July 11, 2016

6 murals that show the pride and perseverance of America’s heartland

How do you capture the spirit of a community in a painting? Give the locals paintbrushes

When artist David Loewenstein set out to capture the spirit of Middle America in a series of murals, he knew he’d need help along the way. As he traveled from town to town, he encountered communities brimming with tradition, perseverance, and optimism. In this photo essay, Loewenstein discusses his collaborations with communities that helped the Mid-America Mural Project come to life. The project is explored in the 2016 documentary, Called to Walls. All photos © David Loewenstein.

— The Renewal Project Staff

Listening Back, Dreaming Forward: Local volunteers teamed up with visiting artists to research, design, and paint this sprawling visual poem honoring the cultural history and dreams of things to come in Tonkawa, Oklahoma. The resulting mural, divided into five interrelated panels, reflects the community’s dialogue with its past: the Cherokee Land Run and its effects on the Tonkawa Tribe, current efforts to revitalize downtown, and whimsical visions of future community-building endeavors.

Main St. & Grand Ave., Tonkawa, Oklahoma

The Imagineers: Situated adjacent to Newton, Kansas’s historic train depot, The Imagineers was designed and painted by a group of local volunteers working in collaboration with outside artists. The mural focuses on a group of Newton area residents, gathered around a table, engaged in the process of recalling and re-imagining their community. Using quilts, model railroads, and board games as metaphors to explore their cultural history and cultivate new ideas, the figures at the table are surrounded by symbols of Newton’s Mennonite and Hispanic heritage, wheat farming, and the Chisholm Trail.

304 North Main St., Newton, Kansas

The Butterfly Effect: Dreams Take Flight: Two months after an EF5 tornado devastated nearly one-third of Joplin, Missouri, residents came together to create this magical evocation of a community rebuilding, remembering, and looking forward. Inspired by the metamorphosis of butterflies, the poetry of Langston Hughes, and the capacity for renewal expressed in the imaginations of children, the mural captures the story of Joplin’s unbroken spirit and hopeful outlook after the storm.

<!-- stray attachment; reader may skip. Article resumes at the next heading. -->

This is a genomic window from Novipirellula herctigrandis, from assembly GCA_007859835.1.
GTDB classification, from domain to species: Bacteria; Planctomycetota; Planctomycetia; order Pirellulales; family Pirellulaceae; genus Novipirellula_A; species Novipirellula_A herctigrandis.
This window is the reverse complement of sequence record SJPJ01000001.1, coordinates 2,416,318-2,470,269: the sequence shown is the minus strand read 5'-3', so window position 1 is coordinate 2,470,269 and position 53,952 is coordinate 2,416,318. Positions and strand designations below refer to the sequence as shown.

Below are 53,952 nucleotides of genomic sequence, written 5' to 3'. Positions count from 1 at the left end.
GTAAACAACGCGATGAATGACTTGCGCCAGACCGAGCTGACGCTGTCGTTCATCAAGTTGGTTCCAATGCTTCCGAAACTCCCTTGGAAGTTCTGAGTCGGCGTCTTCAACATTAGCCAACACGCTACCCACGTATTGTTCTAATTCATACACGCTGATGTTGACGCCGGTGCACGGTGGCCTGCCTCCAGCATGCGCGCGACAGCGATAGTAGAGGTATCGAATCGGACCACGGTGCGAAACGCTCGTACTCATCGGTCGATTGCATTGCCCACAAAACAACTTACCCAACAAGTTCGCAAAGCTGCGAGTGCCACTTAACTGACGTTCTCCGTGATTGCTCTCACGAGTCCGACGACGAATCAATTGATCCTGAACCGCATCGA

15th & Main St., Joplin, Missouri

From a Dream to The Promise:  Known to many as the “Athens of Arkansas,” Arkadelphia’s passionate and enduring support of education is the focus of this mural. Underneath a decorative archway of soaring pine trees, a young student holding a symbolic pine tree sapling considers his future and potential. His journey unfolds amidst references to Arkadelphia’s cultural history, including Peake School, the Arkadelphia Promise, and the Hunter-Dunbar Expedition. These are centered around the majestic figure of a woman, symbolizing education and mentorship, who lights the way to the young man’s future.

705 Main St., Arkadelphia, Arkansas

Storytellers: Sharing the Legacy: Situated along Elm Avenue in historic East Waco, Texas, this mural honors the legacy of Waco’s vibrant community. Divided into three parts, the bottom-third of Storytellers pays homage to Paul Quinn College, the Alpha Theater, Kermit Oliver, Doris Miller, and Juneteenth. In the middle, a series of symbolic pictograms refer to East Waco’s cultural, geographic, and economic life. The top section takes inspiration from the tradition of hand-painted signs in Waco.

901 Elm Ave., Waco, Texas

Working Together Toward a People’s Art: Painted alongside the Pioneer Spirit Hike & Bike Trail in Hastings, Nebraska, this 210-foot-long mural explores the community investment that takes place for a project of this nature to come to fruition. Each vignette highlights a different part of the process—from initial research to sketching to projecting the design—and features many of the design team members from Hastings. Special details include local artist Dave Stewart holding up the mural’s magic mirror, prehistoric fish from the Hastings Museum, and a colorful evocation of the Fisher Rainbow Fountain.

Eastside Blvd, and 4th St., Hastings, Nebraska

David Loewenstein

Muralist and author